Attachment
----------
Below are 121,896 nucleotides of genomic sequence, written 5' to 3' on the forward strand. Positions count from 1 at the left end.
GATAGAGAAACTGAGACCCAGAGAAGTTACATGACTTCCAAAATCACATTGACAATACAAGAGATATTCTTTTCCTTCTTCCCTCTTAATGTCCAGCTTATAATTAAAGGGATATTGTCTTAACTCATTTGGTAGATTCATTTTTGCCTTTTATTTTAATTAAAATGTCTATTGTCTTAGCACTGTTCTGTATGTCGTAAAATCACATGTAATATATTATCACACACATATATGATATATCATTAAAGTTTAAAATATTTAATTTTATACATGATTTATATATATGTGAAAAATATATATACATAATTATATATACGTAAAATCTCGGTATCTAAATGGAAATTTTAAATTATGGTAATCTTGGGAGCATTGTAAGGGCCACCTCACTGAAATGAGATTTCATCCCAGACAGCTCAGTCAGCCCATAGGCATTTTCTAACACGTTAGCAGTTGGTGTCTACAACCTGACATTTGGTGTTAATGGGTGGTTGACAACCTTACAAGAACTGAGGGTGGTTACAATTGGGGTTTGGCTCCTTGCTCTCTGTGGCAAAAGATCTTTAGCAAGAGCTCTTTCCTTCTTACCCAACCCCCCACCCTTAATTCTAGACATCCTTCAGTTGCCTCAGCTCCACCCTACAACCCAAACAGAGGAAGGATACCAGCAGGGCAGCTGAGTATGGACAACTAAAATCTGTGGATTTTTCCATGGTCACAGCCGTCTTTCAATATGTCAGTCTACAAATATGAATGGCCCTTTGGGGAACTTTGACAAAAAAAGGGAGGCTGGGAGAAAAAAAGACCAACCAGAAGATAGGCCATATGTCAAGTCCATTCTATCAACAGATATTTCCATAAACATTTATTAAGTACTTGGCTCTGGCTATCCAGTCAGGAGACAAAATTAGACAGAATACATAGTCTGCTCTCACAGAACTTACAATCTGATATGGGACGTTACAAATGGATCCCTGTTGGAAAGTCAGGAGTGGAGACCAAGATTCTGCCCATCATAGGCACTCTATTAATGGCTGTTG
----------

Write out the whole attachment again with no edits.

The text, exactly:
Below are 121,896 nucleotides of genomic sequence, written 5' to 3' on the forward strand. Positions count from 1 at the left end.
GATAGAGAAACTGAGACCCAGAGAAGTTACATGACTTCCAAAATCACATTGACAATACAAGAGATATTCTTTTCCTTCTTCCCTCTTAATGTCCAGCTTATAATTAAAGGGATATTGTCTTAACTCATTTGGTAGATTCATTTTTGCCTTTTATTTTAATTAAAATGTCTATTGTCTTAGCACTGTTCTGTATGTCGTAAAATCACATGTAATATATTATCACACACATATATGATATATCATTAAAGTTTAAAATATTTAATTTTATACATGATTTATATATATGTGAAAAATATATATACATAATTATATATACGTAAAATCTCGGTATCTAAATGGAAATTTTAAATTATGGTAATCTTGGGAGCATTGTAAGGGCCACCTCACTGAAATGAGATTTCATCCCAGACAGCTCAGTCAGCCCATAGGCATTTTCTAACACGTTAGCAGTTGGTGTCTACAACCTGACATTTGGTGTTAATGGGTGGTTGACAACCTTACAAGAACTGAGGGTGGTTACAATTGGGGTTTGGCTCCTTGCTCTCTGTGGCAAAAGATCTTTAGCAAGAGCTCTTTCCTTCTTACCCAACCCCCCACCCTTAATTCTAGACATCCTTCAGTTGCCTCAGCTCCACCCTACAACCCAAACAGAGGAAGGATACCAGCAGGGCAGCTGAGTATGGACAACTAAAATCTGTGGATTTTTCCATGGTCACAGCCGTCTTTCAATATGTCAGTCTACAAATATGAATGGCCCTTTGGGGAACTTTGACAAAAAAAGGGAGGCTGGGAGAAAAAAAGACCAACCAGAAGATAGGCCATATGTCAAGTCCATTCTATCAACAGATATTTCCATAAACATTTATTAAGTACTTGGCTCTGGCTATCCAGTCAGGAGACAAAATTAGACAGAATACATAGTCTGCTCTCACAGAACTTACAATCTGATATGGGACGTTACAAATGGATCCCTGTTGGAAAGTCAGGAGTGGAGACCAAGATTCTGCCCATCATAGGCACTCTATTAATGGCTGTTG